High Society – Hendrix & Chong’s hidden history

Back in 1962, Tommy Chong and Jimmy Hendrix both played guitar together for ten days in a band called “Bobby Taylor and the Vancouvers”. DML interviews eyewitness Portland Al at his music store on 3rd and Main. Also included are some Jimmy clips and early photos of Jimmy and Tommy, a joke Tommy made at the Marijuanalogues, and a duet with Tommy and Bobby Taylor at Taylor’s birthday party.

Thanks to “Cheerful” for the bootleg Chong.

Clips of Jimmy from:

“Jimmy Hendrix” – Joe Boyd, 1999, Warner Brothers

“Hendrix – Band of Gypsys – Live at the Fillmore east” – Bob Smeaton, 1999

Other information:

“Hendrix met little Richard in 1962 during a stay in Vancouver, when he was playing with a popular local outfit called “The Vancouvers”, led by one Bobby Taylor. Taylor was to brush against major success three times in his career without ever attaining it for himself. His partner in The Vancouvers was a Chinese-American singer named Tommy Chong, who later dumped music for comedy and teamed up with “Cheech” Marin as the suprisingly durable duo Cheech & Chong.”

– “Crosstown Traffic – Jimmy Hendrix and post-war pop”, Charles Shaar Murray, 1989, p.39

Bobby Taylor & Vancouvers (Click for picture sleeve) (Click for early photo – with Tommy Chong!)
Does Your Mama Know About Me
I’m Your Man




O: You were then in a band [Bobby Taylor & The Vancouvers] that was signed to Motown, right?

TC: Yeah, we were discovered by The Supremes. Diana Ross saw us and called up Berry Gordy, and he flew to Canada to see us play. He was seeing Diana Ross at the time, so he was pretty much using it as an excuse to be with her. And then we had a hit with “Does Your Mama Know About Me,” and that led to other hits as well, but after a while, I just got sick of it and I quit. When Berry Gordy found out I had quit the band, he called me up and tried to get me to come back, but I said no. I had moved on and wanted to try different things.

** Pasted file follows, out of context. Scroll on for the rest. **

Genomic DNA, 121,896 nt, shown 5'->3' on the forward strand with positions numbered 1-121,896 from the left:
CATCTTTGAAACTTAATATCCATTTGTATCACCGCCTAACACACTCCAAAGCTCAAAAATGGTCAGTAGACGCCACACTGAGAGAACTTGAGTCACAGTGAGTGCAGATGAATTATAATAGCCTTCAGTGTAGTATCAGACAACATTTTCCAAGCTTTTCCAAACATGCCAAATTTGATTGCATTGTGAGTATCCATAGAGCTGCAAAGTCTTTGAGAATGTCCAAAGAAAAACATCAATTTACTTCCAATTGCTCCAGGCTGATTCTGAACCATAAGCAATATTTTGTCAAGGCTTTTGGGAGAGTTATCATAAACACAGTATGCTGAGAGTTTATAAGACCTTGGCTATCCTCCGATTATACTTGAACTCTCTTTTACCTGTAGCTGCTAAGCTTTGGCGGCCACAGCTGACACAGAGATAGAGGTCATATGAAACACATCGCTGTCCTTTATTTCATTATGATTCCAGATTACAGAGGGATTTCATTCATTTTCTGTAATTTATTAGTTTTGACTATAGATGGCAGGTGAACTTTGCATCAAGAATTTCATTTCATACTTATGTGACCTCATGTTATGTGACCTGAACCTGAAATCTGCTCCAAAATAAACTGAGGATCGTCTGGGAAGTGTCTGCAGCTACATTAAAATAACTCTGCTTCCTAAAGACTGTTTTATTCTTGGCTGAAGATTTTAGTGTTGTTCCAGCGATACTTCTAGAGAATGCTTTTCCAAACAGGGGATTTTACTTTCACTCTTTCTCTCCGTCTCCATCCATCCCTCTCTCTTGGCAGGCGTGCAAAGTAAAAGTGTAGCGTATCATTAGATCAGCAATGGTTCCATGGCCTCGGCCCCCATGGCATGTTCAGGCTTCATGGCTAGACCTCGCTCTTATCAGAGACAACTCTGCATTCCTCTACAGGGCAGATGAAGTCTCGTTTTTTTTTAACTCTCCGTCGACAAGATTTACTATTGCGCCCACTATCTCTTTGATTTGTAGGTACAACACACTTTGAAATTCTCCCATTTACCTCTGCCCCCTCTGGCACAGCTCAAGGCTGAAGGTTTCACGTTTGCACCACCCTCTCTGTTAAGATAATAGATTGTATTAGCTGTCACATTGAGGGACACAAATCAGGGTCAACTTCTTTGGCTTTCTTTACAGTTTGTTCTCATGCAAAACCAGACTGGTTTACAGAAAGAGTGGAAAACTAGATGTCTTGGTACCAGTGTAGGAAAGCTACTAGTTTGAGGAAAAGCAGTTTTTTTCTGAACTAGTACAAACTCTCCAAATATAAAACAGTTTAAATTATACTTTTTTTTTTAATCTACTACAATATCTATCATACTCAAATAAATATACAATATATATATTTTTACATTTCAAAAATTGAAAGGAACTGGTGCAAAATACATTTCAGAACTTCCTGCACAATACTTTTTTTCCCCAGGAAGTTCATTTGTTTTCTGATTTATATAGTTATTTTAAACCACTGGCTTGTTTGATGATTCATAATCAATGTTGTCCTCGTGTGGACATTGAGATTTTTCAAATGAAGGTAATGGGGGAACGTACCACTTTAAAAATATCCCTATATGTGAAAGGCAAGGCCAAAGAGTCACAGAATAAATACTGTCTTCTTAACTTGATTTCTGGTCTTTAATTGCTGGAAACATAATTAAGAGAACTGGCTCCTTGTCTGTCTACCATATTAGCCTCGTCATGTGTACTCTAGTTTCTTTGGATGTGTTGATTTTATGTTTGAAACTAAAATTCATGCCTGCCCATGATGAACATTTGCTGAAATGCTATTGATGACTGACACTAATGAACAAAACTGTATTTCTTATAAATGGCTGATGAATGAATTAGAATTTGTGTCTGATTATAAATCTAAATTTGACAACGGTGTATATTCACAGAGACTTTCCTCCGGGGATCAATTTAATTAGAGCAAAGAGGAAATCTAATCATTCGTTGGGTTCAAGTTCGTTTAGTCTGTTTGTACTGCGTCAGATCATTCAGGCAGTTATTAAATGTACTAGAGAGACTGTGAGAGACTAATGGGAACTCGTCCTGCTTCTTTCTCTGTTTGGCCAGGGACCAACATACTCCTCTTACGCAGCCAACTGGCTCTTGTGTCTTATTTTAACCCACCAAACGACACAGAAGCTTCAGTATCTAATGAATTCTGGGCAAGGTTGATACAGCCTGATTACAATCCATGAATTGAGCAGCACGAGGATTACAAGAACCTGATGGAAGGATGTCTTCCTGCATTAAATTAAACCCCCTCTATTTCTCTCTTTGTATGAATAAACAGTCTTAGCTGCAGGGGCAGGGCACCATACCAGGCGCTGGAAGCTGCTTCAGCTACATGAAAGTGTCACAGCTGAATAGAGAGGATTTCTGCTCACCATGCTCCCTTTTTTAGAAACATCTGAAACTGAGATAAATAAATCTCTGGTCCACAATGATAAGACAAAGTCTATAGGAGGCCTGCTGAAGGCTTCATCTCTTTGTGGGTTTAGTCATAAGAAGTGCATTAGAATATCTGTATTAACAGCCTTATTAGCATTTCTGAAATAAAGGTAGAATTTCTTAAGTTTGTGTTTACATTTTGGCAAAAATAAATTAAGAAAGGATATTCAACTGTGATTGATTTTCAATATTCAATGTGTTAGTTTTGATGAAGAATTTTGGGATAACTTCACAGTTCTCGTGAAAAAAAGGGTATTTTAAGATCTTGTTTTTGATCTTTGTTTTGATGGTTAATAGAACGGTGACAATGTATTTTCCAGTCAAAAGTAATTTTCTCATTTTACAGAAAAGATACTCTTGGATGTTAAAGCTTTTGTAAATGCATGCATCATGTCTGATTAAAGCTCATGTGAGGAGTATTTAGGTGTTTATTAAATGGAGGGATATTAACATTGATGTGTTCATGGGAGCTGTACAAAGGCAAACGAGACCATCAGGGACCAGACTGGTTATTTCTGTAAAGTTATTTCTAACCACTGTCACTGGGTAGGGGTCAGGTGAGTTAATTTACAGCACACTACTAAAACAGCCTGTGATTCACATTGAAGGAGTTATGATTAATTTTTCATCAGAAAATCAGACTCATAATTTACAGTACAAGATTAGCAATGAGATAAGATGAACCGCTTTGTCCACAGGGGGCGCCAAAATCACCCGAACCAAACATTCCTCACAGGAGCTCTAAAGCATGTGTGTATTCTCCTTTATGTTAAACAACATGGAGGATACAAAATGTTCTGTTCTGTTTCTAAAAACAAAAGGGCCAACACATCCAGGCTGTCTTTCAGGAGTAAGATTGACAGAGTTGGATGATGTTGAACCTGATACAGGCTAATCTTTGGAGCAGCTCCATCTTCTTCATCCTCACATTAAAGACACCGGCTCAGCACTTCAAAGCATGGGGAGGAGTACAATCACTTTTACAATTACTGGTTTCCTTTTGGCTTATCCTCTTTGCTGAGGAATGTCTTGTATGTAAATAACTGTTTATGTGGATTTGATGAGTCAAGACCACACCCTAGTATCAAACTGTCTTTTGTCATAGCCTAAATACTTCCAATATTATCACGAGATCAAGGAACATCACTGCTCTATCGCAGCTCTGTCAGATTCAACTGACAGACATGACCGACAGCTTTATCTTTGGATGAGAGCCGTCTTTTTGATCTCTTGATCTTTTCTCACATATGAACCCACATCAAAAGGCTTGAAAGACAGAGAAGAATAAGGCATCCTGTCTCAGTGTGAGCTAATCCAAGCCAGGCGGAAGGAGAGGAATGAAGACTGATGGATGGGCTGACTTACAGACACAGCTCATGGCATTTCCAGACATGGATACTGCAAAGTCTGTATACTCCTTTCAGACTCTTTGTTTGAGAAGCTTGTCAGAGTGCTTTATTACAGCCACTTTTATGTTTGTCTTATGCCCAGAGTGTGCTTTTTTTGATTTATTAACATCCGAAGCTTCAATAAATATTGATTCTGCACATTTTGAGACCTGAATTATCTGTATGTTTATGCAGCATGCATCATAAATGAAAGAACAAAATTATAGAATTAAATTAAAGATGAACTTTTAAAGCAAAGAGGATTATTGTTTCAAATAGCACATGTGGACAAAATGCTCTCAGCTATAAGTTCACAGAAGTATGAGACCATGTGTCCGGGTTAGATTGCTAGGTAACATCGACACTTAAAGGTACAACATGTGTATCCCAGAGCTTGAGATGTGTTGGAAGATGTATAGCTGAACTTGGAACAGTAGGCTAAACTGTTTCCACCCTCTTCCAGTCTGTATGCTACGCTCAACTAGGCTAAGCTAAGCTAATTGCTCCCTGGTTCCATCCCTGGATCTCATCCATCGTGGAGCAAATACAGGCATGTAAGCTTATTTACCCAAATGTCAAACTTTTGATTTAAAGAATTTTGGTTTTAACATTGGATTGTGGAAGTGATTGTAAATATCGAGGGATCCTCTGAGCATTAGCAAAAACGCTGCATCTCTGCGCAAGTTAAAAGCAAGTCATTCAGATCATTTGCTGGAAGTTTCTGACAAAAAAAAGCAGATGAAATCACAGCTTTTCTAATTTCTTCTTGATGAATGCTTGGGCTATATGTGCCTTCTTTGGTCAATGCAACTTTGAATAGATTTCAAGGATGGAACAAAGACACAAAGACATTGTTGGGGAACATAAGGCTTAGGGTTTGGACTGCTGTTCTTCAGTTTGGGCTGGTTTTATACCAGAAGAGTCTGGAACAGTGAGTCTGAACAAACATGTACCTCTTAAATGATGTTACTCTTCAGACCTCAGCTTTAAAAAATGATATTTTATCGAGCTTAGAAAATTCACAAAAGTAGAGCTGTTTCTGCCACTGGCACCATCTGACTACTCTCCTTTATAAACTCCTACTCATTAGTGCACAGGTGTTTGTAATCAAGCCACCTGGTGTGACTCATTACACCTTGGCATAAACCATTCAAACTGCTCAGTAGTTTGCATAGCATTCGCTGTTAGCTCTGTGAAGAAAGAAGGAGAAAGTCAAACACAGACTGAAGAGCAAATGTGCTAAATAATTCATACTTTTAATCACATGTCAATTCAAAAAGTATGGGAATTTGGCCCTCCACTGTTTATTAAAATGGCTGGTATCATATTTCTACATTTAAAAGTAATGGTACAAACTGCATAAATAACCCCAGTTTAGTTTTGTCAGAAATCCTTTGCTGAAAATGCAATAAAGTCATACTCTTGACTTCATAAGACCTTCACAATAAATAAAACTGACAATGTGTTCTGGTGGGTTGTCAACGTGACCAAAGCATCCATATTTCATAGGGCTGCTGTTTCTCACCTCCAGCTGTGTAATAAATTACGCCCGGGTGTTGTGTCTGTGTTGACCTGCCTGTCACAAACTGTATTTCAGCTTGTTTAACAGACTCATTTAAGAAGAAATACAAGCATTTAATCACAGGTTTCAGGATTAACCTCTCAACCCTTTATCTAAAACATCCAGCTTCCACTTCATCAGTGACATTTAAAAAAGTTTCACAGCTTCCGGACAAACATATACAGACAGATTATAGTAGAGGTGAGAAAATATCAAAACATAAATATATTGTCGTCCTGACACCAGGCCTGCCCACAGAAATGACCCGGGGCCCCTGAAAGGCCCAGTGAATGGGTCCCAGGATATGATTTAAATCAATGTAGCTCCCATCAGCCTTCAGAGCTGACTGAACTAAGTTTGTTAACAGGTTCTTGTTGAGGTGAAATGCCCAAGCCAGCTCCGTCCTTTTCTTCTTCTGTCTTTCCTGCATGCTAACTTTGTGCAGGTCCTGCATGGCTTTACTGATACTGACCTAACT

O: Was it difficult to turn down a guy like Berry Gordy?

TC: No, it really wasn’t, because I was never in it for the money. I’ve never been in it for the money. And then, when I was back in Canada, I started doing shows at a topless bar. I’d write skits for the topless women, and gradually I started performing myself. And then I met Cheech in 1971, and we moved to California and became a team.

O: You were signed to Motown around the same time as Neil Young and Rick James. Did you ever meet them?

TC: No, but one time I was playing in London, and Jimi Hendrix sat in with us. We were doing a show, and he came up and said, “Tommy, do you mind if I sit in?” And then he sat in and played bass.

O: Was he a good bass player?

TC: Not really, and our bass player was kind of upset because he wasn’t able to play with Jimi Hendrix. He was really bummed. And it’s weird: When we were coming home, sort of out of nowhere I just said to my bandmates, “Someday I’m going to be bigger than Jimi Hendrix.” And I didn’t know if it was as a musician or a comedian that I’d do it, but sure enough, after I teamed up with Cheech, we really did become bigger than Hendrix.


In December of 1962 Jimi moved to Vancouver to stay with his grandmother and joined a popular R&B band in the area called Bobbie Taylor and the Vancouvers. One of the singers in the band was Tommy Chong of Cheech and Chong fame. In the Spring of 1963 Jimi returned to the South to Mississippi and was hired to play dates with Slim Harpo and Tommy Tucker who wrote “High Heel Sneakers”. Jimi was part of their backing band and got his first taste of the Chitlin’ Circuit.


Bobby Taylor & The Vancouvers (members Bobby Taylor, Wes Henderson, Ted Lewis, Eddie Patterson, Robbie King (born ? – died 17-September-2003 in Vancouver, Canada – cause throat cancer) and Tommy Chong (later to have fame as one half of the well documented comedy / recording duo Cheech & Chong)) an interracial sextet based in Vancouver, Canada. Jimi Hendrix working as an R & B sideman joined the group in December-1962 until he met up with and left with Little Richard.